Public clouds will dominate non-core and non-differentiated banking activities. Cloud computing will increasingly provide banks with new lower-cost operating models thanks to virtualization, greater automation, and the ability to push more activities offshore. As these benefits are realized, banks will face decisions regarding the business case for moving legacy systems “into the cloud” or building new cloud-enabled assets that they will then integrate into the legacy environment. Not all banking activities will move onto the cloud in the next five years. Adoption of cloud models generally has greatest impact in areas of the value chain with the most variability. Banks that manage higher transaction volumes with little variation might find the best financial option is to balance offshore labor arbitrage with the use of cloud computing.
While security concerns mean many banks are reluctant to use public cloud services in core banking, public clouds have a big role to play in banks’ horizontal and back-office processes not directly involving sensitive customer data. Today, these processes include email, office/workforce productivity, internal collaboration and knowledge sharing.
In the future, public cloud use could also potentially extend to activities such as credit card processing, check clearing, and analytics on aggregated data. For banks, those enterprise processes that are best suited to public cloud include procurement, HR and customer relationship management (CRM). Salesforce’s CRM cloud has gained strong popularity among banks in the past couple of years, and Spanish banking group BBVA recently announced that it would migrate its whole workforce to the cloud-based Google Apps suite. Public clouds for non-core banking areas may impact the economics of internal shared services. Consider it an alternative to outsourcing with different economics and less lock-in.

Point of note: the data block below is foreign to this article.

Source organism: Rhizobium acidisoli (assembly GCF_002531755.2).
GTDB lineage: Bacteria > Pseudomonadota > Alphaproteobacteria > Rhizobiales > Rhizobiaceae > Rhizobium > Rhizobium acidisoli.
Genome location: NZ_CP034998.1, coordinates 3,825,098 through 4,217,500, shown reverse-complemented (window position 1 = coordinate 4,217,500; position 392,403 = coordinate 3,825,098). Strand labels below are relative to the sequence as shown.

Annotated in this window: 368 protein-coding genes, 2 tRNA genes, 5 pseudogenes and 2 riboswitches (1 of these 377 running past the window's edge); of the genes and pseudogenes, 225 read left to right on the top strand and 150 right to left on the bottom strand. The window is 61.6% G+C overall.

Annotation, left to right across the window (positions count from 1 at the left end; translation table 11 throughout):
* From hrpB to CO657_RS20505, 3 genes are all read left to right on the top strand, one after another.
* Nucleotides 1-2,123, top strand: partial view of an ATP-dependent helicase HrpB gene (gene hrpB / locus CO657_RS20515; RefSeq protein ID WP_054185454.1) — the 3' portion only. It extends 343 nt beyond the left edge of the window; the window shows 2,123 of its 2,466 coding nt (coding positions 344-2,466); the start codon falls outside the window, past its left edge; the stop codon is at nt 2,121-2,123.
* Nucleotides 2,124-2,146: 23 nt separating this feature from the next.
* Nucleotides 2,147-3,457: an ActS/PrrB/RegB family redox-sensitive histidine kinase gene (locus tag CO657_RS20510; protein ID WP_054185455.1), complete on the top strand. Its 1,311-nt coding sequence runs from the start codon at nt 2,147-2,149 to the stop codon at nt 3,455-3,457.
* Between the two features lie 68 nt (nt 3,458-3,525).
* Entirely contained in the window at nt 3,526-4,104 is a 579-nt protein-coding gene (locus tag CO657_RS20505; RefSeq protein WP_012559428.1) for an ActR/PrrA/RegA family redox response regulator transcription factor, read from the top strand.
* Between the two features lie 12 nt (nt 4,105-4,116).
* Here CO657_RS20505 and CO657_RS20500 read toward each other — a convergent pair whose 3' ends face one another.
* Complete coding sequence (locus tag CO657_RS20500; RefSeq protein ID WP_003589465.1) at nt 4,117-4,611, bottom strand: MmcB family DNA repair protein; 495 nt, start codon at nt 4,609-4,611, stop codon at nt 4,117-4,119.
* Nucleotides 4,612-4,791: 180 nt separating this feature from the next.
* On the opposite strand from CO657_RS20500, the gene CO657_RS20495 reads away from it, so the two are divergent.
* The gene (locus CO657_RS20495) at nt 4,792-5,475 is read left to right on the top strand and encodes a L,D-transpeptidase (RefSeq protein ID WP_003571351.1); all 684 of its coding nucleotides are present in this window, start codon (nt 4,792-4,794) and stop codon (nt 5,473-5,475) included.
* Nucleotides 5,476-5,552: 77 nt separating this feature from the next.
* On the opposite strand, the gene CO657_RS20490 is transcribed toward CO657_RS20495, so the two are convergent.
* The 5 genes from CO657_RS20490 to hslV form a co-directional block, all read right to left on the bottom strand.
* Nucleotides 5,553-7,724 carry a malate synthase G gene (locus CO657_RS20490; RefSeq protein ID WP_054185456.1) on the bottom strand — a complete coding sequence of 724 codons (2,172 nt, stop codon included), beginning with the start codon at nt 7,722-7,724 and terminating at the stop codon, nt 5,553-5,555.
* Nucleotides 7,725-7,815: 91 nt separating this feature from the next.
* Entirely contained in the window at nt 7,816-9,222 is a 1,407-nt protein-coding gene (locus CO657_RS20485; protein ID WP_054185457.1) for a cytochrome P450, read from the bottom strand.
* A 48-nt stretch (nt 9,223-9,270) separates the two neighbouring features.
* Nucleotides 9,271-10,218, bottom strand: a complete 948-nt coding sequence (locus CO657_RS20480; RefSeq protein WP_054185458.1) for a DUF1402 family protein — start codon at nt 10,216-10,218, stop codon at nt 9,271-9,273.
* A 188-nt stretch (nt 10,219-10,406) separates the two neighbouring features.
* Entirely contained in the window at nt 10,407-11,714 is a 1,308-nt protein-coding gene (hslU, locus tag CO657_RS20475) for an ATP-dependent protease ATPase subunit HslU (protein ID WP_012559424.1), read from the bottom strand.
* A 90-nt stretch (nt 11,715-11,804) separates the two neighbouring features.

The benefits of cloud-enabled agility
By its nature, the cloud model is available to everyone. So while the early adaptors will enjoy a period of competitive advantage, others will catch up over time, as happened with the initial waves of offshoring. However, all banks stand to gain significant benefits from cloud computing adoption, including new levels of strategic options. Specifically, cloud enablement makes new and bundled products and services easier to develop and provide, whether on a stand-alone basis or through partnering with cloud-enabled specialist providers. When services are ramped up, the infrastructure can be scaled; if not, they can be abandoned.
This article was contributed by Accenture.